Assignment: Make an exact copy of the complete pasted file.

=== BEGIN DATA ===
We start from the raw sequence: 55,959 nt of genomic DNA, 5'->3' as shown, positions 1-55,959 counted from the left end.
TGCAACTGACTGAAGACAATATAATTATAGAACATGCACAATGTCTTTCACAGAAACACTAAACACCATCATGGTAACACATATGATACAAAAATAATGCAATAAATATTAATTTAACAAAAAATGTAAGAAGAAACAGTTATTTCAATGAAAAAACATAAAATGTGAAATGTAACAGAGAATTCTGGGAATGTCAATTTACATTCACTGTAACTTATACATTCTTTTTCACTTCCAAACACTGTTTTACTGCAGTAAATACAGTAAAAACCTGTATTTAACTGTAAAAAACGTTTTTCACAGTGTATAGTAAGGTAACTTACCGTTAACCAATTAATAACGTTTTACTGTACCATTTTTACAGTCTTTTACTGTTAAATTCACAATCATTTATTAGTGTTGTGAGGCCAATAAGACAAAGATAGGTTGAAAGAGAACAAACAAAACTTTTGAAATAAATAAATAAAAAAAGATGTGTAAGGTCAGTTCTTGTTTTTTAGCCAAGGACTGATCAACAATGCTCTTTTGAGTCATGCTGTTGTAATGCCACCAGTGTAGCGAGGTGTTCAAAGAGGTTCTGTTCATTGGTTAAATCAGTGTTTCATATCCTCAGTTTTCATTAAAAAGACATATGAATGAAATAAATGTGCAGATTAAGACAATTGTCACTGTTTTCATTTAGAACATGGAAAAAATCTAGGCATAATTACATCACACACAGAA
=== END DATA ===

We start from the raw sequence: 55,959 nt of genomic DNA, 5'->3' as shown, positions 1-55,959 counted from the left end.
TGCAACTGACTGAAGACAATATAATTATAGAACATGCACAATGTCTTTCACAGAAACACTAAACACCATCATGGTAACACATATGATACAAAAATAATGCAATAAATATTAATTTAACAAAAAATGTAAGAAGAAACAGTTATTTCAATGAAAAAACATAAAATGTGAAATGTAACAGAGAATTCTGGGAATGTCAATTTACATTCACTGTAACTTATACATTCTTTTTCACTTCCAAACACTGTTTTACTGCAGTAAATACAGTAAAAACCTGTATTTAACTGTAAAAAACGTTTTTCACAGTGTATAGTAAGGTAACTTACCGTTAACCAATTAATAACGTTTTACTGTACCATTTTTACAGTCTTTTACTGTTAAATTCACAATCATTTATTAGTGTTGTGAGGCCAATAAGACAAAGATAGGTTGAAAGAGAACAAACAAAACTTTTGAAATAAATAAATAAAAAAAGATGTGTAAGGTCAGTTCTTGTTTTTTAGCCAAGGACTGATCAACAATGCTCTTTTGAGTCATGCTGTTGTAATGCCACCAGTGTAGCGAGGTGTTCAAAGAGGTTCTGTTCATTGGTTAAATCAGTGTTTCATATCCTCAGTTTTCATTAAAAAGACATATGAATGAAATAAATGTGCAGATTAAGACAATTGTCACTGTTTTCATTTAGAACATGGAAAAAATCTAGGCATAATTACATCACACACAGAA